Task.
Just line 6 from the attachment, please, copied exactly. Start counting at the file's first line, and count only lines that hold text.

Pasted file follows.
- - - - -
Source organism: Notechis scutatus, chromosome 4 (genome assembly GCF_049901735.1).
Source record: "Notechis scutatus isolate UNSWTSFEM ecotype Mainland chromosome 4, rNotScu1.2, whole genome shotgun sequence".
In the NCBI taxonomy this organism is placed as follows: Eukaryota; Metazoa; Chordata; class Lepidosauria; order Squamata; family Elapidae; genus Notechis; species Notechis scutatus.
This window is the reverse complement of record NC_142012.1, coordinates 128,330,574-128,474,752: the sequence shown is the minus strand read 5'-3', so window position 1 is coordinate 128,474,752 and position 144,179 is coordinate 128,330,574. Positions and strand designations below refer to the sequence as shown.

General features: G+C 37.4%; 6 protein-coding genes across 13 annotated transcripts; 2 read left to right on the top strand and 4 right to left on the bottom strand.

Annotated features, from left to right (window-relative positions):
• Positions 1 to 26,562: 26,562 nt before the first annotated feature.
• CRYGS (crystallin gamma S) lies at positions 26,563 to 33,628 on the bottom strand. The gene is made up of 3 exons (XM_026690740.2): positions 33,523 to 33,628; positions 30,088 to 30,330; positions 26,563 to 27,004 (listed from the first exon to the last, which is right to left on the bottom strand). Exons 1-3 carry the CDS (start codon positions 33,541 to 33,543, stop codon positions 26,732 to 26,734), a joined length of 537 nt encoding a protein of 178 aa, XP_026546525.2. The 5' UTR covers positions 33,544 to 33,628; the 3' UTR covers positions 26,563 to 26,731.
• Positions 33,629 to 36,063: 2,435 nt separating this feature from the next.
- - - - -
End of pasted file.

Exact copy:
Annotated features, from left to right (window-relative positions):